Kamala Harris and Joe Biden have catapulted a long-running debate about “busing” and school integration back into the news.

Harris’ criticism of fellow Democratic presidential candidate Biden for his vigorous opposition to court-ordered desegregation in the 1970s has also sparked fresh debate about whether those efforts were successful.

What do we know? In the most basic sense, they did succeed. School segregation dropped substantially as courts and the federal government put pressure on local districts to integrate. But those efforts also sparked bitter, sometimes racist, resistance that shaped political discourse for decades.

“Busing as a political term … was a failure, because the narrative that came out of it from the media and politicians was almost only negative,” said Matt Delmont, a Dartmouth historian who wrote a book titled “Why Busing Failed.” “It only emphasized the inconvenience to white families and white students.”

A political failure does not necessarily mean an educational failure, though, as Delmont and others have pointed out. Indeed, research has consistently shown that integrated schools offered, and still offer, tangible benefits to students of color.

Since public schools in many places today remain intensely segregated by race and socioeconomic status, this issue is not just a historical one.

“School integration didn’t fail,” Berkeley economist Rucker Johnson, who has conducted some of the most far-reaching research on school integration, recently argued. “The only failure is that we stopped pursuing it and allowed the reign of segregation to return.”

At the same time, there is evidence that desegregation efforts have had some unintended consequences, like the loss of black teachers.

Here’s what research tells us about how these desegregation policies worked.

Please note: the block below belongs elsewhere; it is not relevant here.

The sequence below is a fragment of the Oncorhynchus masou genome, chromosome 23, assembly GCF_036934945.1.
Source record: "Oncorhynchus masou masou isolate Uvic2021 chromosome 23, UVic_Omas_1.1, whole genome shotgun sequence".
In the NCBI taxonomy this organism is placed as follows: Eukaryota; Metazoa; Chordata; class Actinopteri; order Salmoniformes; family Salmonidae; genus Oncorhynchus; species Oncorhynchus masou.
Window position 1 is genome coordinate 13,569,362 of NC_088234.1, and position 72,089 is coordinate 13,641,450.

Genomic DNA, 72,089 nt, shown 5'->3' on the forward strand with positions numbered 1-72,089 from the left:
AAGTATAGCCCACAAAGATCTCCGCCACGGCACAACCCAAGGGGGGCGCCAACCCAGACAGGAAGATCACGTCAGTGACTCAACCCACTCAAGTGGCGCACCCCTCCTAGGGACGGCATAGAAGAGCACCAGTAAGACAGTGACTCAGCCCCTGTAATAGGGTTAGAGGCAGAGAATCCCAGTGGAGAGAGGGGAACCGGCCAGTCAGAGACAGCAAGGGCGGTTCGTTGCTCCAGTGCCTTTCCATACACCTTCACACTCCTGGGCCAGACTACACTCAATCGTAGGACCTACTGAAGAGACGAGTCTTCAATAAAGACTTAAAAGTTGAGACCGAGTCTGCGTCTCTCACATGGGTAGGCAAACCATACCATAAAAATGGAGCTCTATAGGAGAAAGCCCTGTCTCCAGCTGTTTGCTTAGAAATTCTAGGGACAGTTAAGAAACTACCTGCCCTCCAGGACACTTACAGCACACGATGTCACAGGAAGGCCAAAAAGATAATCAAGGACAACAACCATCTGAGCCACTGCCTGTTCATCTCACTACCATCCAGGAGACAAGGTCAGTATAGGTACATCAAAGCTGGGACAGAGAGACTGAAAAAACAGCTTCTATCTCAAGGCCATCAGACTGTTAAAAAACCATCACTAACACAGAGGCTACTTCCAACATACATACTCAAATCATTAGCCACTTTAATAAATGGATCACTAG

Research shows that school desegregation — often including “busing” — helped black students in the long run.

To isolate the impact of court-ordered school integration in the 1960s, ‘70s, and ‘80s, Johnson used two strategies. First, he compared students in the same school district right before and after court-ordered integration was put in place. Second, he compared pairs of siblings, when one went to integrated schools but the other didn’t.

His conclusions were similar: integration helped black students academically and into adulthood.

The effects were quite large: going to integrated schools for an additional five years caused high school graduation rates to jump by nearly 15 percentage points and reduced the likelihood of living in poverty by 11 percentage points.

In a follow-up analysis, Johnson found that these benefits extended to the next generation. The children of those who attended integrated schools had higher test scores and were more likely to attend college, too.

Johnson’s work is consistent with other research. Another national paper found that school desegregation efforts in the ‘70s reduced the dropout rate among black students, though the effect was smaller than Johnson’s estimate. A study focusing on Louisiana between 1965 and 1970 found that integration dramatically boosted black students’ chances of graduating high school.

Why did school integration make such a difference? Johnson and others show that black students ended up attending much better resourced schools with smaller class sizes.

“Court-ordered desegregation that led to larger improvements in school quality resulted in more beneficial educational, economic, and health outcomes in adulthood for blacks who grew up in those court-ordered desegregation districts,” Johnson concludes.

More recent research continues to find benefits of integrated schools, though they tend to be somewhat smaller.

One study found that when desegregation orders were lifted between 1991 and 2010 in many districts — essentially the reverse of what Johnson looked at — dropout rates jumped by 3 percentage points among Hispanic students and 1 point among black students.

“If policymakers have an interest in increasing the graduation rate of black and Hispanic youth, one tool in their disposal … is promoting racially integrated schools,” said researcher David Liebowitz.

A separate study of an anonymous city school district found that scrapping race-based integration efforts in the early 2000s reduced college enrollment among black students.

Research on the end of court-ordered busing in Charlotte, North Carolina, showed that this resegregation increased arrest and incarceration rates of black male students. (There was not a clear effect on the academic outcomes of black students, though, likely because the district reallocated extra resources to segregated schools.)